Indexed on: 22 Nov '14Published on: 22 Nov '14Published in: Environmental biology of fishes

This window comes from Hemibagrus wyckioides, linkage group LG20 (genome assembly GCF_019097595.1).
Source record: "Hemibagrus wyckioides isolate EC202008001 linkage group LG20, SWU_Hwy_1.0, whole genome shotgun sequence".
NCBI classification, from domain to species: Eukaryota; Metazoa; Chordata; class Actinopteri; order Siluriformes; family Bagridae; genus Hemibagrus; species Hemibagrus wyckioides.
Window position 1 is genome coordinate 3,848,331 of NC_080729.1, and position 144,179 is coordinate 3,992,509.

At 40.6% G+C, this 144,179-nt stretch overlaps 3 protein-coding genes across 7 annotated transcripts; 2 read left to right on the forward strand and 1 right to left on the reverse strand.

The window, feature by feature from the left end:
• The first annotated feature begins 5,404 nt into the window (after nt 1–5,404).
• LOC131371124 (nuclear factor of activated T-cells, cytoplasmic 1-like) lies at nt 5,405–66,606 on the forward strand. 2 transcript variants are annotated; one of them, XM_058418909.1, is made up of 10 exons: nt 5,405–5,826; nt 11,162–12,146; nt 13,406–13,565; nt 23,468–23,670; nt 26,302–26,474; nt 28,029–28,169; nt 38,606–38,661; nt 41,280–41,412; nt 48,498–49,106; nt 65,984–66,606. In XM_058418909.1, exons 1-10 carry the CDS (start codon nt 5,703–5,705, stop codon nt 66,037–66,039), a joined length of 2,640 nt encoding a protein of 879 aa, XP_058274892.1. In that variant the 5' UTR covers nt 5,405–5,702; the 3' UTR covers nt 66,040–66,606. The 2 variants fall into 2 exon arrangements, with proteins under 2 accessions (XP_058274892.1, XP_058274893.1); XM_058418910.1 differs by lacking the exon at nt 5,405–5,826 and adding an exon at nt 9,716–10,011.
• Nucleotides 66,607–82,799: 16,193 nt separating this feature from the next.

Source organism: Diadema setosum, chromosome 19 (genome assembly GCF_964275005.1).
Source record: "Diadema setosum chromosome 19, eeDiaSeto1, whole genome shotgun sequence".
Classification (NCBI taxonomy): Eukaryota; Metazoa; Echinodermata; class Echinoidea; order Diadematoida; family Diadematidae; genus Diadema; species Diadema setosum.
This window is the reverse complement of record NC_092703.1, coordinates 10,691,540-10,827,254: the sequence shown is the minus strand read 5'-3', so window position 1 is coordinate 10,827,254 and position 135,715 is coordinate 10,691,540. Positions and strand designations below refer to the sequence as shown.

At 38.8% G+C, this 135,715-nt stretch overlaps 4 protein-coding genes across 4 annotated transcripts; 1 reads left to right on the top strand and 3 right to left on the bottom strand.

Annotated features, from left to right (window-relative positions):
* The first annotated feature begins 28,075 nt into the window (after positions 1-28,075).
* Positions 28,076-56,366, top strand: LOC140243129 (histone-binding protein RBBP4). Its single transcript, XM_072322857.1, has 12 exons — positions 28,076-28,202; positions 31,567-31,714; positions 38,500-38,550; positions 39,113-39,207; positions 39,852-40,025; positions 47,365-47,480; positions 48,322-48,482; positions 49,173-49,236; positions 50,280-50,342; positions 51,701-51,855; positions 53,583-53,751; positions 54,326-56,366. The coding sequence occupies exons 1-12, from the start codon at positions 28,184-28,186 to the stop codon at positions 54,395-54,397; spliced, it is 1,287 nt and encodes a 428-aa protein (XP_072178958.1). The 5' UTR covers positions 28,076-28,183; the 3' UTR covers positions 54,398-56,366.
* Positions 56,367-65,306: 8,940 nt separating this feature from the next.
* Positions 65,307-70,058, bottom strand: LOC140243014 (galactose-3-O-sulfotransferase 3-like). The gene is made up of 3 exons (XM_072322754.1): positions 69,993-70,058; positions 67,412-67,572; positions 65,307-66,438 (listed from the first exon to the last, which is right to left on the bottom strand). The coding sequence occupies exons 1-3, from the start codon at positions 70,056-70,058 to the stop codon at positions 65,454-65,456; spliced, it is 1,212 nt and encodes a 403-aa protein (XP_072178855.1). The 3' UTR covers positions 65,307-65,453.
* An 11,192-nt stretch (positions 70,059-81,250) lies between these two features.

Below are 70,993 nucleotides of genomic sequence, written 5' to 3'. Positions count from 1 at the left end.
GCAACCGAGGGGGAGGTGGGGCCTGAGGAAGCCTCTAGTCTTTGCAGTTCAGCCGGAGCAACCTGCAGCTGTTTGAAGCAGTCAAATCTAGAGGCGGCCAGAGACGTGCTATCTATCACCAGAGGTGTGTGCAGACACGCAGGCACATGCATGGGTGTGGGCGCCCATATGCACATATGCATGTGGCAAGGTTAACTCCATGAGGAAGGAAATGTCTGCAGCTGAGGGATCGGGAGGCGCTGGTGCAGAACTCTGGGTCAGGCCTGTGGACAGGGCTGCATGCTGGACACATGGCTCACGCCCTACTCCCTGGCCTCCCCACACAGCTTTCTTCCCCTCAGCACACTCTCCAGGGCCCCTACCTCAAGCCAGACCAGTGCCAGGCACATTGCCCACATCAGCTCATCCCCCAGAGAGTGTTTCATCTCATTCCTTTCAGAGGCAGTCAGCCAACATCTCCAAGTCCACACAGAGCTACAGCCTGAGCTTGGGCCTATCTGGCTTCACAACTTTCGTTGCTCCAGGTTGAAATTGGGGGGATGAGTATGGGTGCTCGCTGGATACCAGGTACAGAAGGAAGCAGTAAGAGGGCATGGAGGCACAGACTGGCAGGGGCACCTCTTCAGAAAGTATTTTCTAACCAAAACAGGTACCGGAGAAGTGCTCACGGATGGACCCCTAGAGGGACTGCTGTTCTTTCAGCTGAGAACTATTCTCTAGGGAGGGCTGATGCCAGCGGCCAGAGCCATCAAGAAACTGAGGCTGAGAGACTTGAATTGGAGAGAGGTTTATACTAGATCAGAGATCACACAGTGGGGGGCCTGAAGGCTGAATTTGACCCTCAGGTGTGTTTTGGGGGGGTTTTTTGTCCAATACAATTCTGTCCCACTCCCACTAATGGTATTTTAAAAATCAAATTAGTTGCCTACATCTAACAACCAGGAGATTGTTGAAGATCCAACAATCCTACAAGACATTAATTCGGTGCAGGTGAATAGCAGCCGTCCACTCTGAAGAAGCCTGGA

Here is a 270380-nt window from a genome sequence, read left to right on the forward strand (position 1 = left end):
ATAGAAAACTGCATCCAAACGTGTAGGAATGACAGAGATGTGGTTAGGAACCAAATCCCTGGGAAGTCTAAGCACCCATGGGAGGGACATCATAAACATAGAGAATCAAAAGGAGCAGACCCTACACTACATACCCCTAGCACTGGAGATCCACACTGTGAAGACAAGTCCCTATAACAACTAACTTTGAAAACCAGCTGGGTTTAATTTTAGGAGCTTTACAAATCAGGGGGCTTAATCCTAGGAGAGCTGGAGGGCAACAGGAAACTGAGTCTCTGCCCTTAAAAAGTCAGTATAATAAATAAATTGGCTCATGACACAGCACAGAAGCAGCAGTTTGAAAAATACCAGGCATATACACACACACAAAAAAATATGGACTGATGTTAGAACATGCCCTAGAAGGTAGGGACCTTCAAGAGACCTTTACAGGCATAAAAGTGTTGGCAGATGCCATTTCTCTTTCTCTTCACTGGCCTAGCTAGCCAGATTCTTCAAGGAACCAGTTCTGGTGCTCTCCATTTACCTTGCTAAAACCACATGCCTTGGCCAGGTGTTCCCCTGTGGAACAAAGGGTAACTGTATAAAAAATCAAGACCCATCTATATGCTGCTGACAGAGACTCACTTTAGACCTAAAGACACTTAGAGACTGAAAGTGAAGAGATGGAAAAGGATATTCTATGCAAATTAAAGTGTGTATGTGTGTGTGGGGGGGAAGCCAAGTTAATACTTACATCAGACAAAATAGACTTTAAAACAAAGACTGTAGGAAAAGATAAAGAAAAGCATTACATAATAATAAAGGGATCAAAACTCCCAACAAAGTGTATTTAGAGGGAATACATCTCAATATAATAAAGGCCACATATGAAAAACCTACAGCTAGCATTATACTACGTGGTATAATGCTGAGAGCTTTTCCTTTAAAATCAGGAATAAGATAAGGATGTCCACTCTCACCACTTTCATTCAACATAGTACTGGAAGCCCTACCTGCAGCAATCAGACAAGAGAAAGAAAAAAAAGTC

Atlantic herring (Clupea harengus) are the primary forage for Atlantic bluefin tuna (Thunnus thynnus; ABFT) in the Gulf of Maine. Recent studies have documented significant declines in ABFT somatic condition and shifts in their size and spatial distribution in the Gulf of Maine, which may be linked to trophic changes. We collected stomachs (n = 122) as well as liver (n = 110) and white muscle (n = 382) samples for carbon and nitrogen stable isotope analysis and lipid analysis to determine if diet composition had changed relative to the late 1980’s to early 2000’s for large, commercially harvested ABFT (≥185 cm curved fork length (CFL)). Samples of smaller ABFT (<185 cm CFL) were also collected (stomachs: n = 21; liver: n = 17; white muscle: n = 19) to compare diet between size classes. Large ABFT diet was similar among current and historic studies, Atlantic herring being the main prey (39.5 to 52.8 % weight). Small ABFT fed at a lower trophic position (TP = 3.9) than larger individuals (TP = 4.9) due to higher consumption of sand lance (Ammodytes spp.) and euphausiids (65.6 vs. 4.5 % weight). Mean and maximum lipid stores of large ABFT increased from spring through fall, but lean fish were observed in all seasons. In the fall, lean ABFT were lighter with lower nitrogen and higher carbon isotope values than co-occurring ABFT with higher lipid stores. These patterns are consistent with shelf vs. offshore isotope baseline differences in the western North Atlantic and variable arrival and residency patterns for ABFT in the Gulf of Maine.